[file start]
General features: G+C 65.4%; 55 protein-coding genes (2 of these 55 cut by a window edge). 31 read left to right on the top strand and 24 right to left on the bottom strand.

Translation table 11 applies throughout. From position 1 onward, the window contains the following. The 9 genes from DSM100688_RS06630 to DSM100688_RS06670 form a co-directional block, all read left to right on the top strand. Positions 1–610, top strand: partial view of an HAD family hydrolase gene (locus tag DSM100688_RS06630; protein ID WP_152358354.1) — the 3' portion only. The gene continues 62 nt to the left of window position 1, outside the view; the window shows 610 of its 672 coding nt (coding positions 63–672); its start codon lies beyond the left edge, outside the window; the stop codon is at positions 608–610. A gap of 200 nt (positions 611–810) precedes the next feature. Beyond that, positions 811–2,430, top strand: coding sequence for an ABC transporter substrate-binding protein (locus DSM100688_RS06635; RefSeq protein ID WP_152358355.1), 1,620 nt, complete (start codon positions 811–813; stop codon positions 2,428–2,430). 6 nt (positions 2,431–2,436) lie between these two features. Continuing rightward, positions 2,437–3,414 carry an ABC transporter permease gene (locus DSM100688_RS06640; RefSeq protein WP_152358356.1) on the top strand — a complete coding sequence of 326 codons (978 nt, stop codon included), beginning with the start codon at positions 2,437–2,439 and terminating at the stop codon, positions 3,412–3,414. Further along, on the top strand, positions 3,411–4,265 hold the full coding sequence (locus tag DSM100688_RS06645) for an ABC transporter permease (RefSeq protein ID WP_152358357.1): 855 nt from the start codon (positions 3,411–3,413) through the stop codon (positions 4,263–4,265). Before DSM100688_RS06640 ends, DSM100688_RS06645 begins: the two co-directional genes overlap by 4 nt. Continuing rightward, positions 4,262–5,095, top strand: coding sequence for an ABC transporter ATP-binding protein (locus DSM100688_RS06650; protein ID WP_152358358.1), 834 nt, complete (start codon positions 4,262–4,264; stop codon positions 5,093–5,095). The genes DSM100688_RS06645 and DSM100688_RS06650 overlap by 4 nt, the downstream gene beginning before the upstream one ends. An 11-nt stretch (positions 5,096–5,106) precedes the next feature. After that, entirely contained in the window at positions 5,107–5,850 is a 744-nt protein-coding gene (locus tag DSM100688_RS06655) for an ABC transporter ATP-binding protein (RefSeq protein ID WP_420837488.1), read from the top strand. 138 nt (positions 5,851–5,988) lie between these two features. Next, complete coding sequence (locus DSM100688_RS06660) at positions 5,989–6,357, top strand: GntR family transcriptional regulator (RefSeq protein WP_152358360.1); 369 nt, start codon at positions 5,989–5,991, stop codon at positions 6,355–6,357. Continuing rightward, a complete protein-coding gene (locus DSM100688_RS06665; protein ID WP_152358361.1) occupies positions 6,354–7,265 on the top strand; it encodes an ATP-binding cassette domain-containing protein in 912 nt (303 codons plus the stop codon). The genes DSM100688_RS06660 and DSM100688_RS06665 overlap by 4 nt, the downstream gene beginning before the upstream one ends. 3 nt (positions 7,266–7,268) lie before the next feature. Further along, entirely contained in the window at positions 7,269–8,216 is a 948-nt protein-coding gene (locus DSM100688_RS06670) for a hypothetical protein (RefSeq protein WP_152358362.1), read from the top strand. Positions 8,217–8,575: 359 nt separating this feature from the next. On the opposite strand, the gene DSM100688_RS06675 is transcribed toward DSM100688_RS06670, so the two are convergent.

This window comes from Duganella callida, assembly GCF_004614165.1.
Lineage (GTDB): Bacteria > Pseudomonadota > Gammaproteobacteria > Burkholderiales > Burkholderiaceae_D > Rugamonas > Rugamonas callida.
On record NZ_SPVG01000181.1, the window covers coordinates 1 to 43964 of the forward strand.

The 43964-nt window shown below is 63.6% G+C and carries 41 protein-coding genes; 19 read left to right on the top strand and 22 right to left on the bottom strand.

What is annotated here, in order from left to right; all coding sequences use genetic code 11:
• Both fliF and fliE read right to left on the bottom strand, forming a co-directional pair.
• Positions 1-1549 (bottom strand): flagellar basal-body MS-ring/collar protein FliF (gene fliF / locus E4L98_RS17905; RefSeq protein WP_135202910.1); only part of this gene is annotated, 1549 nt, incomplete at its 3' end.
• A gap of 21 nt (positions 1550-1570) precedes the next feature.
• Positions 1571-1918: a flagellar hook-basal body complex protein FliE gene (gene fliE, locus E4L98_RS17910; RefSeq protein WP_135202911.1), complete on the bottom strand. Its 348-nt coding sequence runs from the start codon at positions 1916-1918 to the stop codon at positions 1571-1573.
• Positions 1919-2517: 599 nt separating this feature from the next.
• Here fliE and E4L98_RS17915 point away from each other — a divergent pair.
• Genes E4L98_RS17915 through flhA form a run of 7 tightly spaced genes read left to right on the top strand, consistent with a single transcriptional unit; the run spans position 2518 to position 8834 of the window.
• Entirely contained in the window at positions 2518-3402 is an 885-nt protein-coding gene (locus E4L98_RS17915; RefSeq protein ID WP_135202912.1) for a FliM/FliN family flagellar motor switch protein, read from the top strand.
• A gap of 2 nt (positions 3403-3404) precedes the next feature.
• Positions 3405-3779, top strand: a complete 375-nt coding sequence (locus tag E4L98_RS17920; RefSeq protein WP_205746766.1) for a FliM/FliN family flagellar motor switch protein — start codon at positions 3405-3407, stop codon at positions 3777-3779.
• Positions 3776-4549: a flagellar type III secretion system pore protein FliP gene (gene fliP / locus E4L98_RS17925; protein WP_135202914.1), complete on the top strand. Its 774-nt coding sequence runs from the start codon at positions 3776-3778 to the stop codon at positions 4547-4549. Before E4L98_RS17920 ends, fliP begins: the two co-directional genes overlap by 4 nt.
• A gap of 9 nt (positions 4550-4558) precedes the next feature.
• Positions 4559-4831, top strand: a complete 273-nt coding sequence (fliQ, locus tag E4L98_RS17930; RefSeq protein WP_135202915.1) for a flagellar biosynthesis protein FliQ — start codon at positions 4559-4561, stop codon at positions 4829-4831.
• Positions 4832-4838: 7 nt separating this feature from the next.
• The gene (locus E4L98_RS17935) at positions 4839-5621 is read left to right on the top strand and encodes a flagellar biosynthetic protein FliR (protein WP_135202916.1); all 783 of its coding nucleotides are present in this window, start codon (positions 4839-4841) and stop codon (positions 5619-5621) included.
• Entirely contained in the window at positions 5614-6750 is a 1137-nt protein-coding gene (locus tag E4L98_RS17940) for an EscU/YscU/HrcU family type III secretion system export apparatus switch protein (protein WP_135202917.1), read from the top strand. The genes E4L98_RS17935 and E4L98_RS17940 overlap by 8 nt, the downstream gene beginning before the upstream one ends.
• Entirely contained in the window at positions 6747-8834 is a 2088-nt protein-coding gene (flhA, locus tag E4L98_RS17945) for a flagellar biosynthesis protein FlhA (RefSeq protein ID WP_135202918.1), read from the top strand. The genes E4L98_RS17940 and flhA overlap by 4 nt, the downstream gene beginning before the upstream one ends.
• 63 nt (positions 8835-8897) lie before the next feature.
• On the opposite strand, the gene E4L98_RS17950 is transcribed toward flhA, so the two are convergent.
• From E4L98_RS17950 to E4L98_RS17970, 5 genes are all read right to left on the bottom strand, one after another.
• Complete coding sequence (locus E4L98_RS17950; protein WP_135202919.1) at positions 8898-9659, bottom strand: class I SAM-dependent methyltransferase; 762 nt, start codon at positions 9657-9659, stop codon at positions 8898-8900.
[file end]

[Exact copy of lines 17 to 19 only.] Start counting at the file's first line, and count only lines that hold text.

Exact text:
• Positions 3405-3779, top strand: a complete 375-nt coding sequence (locus tag E4L98_RS17920; RefSeq protein WP_205746766.1) for a FliM/FliN family flagellar motor switch protein — start codon at positions 3405-3407, stop codon at positions 3777-3779.
• Positions 3776-4549: a flagellar type III secretion system pore protein FliP gene (gene fliP / locus E4L98_RS17925; protein WP_135202914.1), complete on the top strand. Its 774-nt coding sequence runs from the start codon at positions 3776-3778 to the stop codon at positions 4547-4549. Before E4L98_RS17920 ends, fliP begins: the two co-directional genes overlap by 4 nt.
• A gap of 9 nt (positions 4550-4558) precedes the next feature.